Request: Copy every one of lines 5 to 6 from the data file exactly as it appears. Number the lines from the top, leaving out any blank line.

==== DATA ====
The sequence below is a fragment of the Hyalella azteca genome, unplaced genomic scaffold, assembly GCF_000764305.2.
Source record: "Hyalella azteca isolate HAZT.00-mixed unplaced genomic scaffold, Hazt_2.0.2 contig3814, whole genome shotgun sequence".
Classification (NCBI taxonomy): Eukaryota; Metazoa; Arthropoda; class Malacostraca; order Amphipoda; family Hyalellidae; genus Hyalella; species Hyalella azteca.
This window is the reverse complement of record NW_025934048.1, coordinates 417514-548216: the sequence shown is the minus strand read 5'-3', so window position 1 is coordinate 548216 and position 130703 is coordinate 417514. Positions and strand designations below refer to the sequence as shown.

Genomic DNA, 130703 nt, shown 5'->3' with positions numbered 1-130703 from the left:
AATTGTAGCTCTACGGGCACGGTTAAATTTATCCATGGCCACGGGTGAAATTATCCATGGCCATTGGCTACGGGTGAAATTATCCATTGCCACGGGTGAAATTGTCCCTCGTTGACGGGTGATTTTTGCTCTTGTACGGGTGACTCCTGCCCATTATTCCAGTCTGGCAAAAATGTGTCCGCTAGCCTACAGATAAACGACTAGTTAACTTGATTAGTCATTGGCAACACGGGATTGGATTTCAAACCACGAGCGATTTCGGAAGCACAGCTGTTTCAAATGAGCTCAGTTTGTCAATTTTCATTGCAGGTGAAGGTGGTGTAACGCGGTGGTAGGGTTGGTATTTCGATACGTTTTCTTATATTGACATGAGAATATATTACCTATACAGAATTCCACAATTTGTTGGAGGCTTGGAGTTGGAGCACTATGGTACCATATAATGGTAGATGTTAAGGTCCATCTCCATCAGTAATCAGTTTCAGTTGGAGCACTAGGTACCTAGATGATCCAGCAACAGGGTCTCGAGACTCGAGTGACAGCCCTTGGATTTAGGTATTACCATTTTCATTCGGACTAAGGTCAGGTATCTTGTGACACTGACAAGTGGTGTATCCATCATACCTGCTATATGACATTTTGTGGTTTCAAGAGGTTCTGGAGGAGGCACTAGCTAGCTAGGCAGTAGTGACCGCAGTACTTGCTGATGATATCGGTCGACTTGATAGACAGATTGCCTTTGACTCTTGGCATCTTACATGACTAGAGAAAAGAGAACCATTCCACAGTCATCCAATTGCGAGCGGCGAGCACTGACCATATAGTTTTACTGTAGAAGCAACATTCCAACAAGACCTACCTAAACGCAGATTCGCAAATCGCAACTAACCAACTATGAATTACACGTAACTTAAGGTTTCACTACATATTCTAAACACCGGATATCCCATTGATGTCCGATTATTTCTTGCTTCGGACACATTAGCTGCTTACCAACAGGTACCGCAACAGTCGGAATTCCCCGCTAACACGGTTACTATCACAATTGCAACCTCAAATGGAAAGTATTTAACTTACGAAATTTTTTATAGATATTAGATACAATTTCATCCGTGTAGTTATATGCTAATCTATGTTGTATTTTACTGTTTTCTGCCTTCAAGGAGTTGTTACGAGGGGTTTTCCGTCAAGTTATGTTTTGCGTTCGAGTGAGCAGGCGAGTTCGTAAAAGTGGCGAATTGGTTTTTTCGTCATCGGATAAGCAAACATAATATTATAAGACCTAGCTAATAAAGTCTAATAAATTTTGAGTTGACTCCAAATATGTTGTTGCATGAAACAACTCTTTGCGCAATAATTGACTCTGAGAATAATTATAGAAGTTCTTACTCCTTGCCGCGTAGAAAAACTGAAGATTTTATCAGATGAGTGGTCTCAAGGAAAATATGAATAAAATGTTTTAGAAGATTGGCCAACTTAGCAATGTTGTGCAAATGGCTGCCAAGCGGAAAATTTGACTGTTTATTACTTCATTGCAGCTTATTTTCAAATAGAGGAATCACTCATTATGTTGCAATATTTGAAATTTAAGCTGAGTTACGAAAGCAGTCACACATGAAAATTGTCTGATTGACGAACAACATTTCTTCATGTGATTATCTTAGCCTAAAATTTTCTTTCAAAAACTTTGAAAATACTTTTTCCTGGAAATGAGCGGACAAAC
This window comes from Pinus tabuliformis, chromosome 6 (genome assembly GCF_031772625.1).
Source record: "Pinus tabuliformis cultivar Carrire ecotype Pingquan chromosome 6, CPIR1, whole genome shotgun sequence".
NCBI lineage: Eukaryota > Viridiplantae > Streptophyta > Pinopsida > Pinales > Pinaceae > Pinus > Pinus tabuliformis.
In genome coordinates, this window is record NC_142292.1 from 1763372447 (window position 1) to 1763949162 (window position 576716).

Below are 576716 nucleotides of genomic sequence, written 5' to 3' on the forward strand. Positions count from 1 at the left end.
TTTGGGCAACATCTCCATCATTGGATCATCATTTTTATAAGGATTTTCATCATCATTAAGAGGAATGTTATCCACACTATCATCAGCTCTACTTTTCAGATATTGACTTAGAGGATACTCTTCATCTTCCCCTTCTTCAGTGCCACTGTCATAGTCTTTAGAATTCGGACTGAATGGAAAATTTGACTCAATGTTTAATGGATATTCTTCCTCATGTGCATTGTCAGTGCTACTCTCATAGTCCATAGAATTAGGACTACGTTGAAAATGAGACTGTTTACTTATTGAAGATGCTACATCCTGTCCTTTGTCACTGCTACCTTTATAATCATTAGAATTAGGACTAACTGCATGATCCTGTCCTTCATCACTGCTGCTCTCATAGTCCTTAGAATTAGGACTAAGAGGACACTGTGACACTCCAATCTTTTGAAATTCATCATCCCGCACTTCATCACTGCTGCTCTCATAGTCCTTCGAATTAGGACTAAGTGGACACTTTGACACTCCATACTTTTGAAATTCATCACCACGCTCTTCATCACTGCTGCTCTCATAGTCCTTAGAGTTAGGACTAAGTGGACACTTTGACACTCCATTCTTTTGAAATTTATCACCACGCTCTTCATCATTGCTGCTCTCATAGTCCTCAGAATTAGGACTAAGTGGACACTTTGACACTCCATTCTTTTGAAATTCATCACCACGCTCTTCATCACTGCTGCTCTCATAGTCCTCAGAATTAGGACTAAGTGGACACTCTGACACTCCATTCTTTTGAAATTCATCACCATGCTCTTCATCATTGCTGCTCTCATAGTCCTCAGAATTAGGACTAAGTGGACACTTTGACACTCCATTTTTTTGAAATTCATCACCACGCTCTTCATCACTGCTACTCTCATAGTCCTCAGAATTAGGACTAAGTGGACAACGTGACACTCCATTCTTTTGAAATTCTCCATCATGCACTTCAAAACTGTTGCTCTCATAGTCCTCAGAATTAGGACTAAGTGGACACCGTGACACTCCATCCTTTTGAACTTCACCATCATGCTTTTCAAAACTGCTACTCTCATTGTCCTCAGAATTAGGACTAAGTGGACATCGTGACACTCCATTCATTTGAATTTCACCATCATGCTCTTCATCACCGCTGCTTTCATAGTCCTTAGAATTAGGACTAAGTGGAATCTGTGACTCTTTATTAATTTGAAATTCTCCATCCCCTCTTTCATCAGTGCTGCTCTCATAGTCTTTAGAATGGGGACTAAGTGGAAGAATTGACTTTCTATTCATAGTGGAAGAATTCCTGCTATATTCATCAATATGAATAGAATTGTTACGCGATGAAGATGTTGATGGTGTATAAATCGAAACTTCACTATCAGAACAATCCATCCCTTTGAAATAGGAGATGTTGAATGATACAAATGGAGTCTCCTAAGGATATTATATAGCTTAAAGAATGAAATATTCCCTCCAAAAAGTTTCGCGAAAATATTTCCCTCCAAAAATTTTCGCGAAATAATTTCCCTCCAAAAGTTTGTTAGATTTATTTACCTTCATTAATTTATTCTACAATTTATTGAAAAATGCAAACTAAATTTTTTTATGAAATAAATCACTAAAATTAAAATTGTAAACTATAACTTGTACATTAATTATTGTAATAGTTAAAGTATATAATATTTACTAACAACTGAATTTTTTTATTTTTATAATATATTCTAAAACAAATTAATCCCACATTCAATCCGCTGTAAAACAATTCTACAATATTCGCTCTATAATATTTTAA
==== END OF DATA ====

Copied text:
Genomic DNA, 130703 nt, shown 5'->3' with positions numbered 1-130703 from the left:
AATTGTAGCTCTACGGGCACGGTTAAATTTATCCATGGCCACGGGTGAAATTATCCATGGCCATTGGCTACGGGTGAAATTATCCATTGCCACGGGTGAAATTGTCCCTCGTTGACGGGTGATTTTTGCTCTTGTACGGGTGACTCCTGCCCATTATTCCAGTCTGGCAAAAATGTGTCCGCTAGCCTACAGATAAACGACTAGTTAACTTGATTAGTCATTGGCAACACGGGATTGGATTTCAAACCACGAGCGATTTCGGAAGCACAGCTGTTTCAAATGAGCTCAGTTTGTCAATTTTCATTGCAGGTGAAGGTGGTGTAACGCGGTGGTAGGGTTGGTATTTCGATACGTTTTCTTATATTGACATGAGAATATATTACCTATACAGAATTCCACAATTTGTTGGAGGCTTGGAGTTGGAGCACTATGGTACCATATAATGGTAGATGTTAAGGTCCATCTCCATCAGTAATCAGTTTCAGTTGGAGCACTAGGTACCTAGATGATCCAGCAACAGGGTCTCGAGACTCGAGTGACAGCCCTTGGATTTAGGTATTACCATTTTCATTCGGACTAAGGTCAGGTATCTTGTGACACTGACAAGTGGTGTATCCATCATACCTGCTATATGACATTTTGTGGTTTCAAGAGGTTCTGGAGGAGGCACTAGCTAGCTAGGCAGTAGTGACCGCAGTACTTGCTGATGATATCGGTCGACTTGATAGACAGATTGCCTTTGACTCTTGGCATCTTACATGACTAGAGAAAAGAGAACCATTCCACAGTCATCCAATTGCGAGCGGCGAGCACTGACCATATAGTTTTACTGTAGAAGCAACATTCCAACAAGACCTACCTAAACGCAGATTCGCAAATCGCAACTAACCAACTATGAATTACACGTAACTTAAGGTTTCACTACATATTCTAAACACCGGATATCCCATTGATGTCCGATTATTTCTTGCTTCGGACACATTAGCTGCTTACCAACAGGTACCGCAACAGTCGGAATTCCCCGCTAACACGGTTACTATCACAATTGCAACCTCAAATGGAAAGTATTTAACTTACGAAATTTTTTATAGATATTAGATACAATTTCATCCGTGTAGTTATATGCTAATCTATGTTGTATTTTACTGTTTTCTGCCTTCAAGGAGTTGTTACGAGGGGTTTTCCGTCAAGTTATGTTTTGCGTTCGAGTGAGCAGGCGAGTTCGTAAAAGTGGCGAATTGGTTTTTTCGTCATCGGATAAGCAAACATAATATTATAAGACCTAGCTAATAAAGTCTAATAAATTTTGAGTTGACTCCAAATATGTTGTTGCATGAAACAACTCTTTGCGCAATAATTGACTCTGAGAATAATTATAGAAGTTCTTACTCCTTGCCGCGTAGAAAAACTGAAGATTTTATCAGATGAGTGGTCTCAAGGAAAATATGAATAAAATGTTTTAGAAGATTGGCCAACTTAGCAATGTTGTGCAAATGGCTGCCAAGCGGAAAATTTGACTGTTTATTACTTCATTGCAGCTTATTTTCAAATAGAGGAATCACTCATTATGTTGCAATATTTGAAATTTAAGCTGAGTTACGAAAGCAGTCACACATGAAAATTGTCTGATTGACGAACAACATTTCTTCATGTGATTATCTTAGCCTAAAATTTTCTTTCAAAAACTTTGAAAATACTTTTTCCTGGAAATGAGCGGACAAAC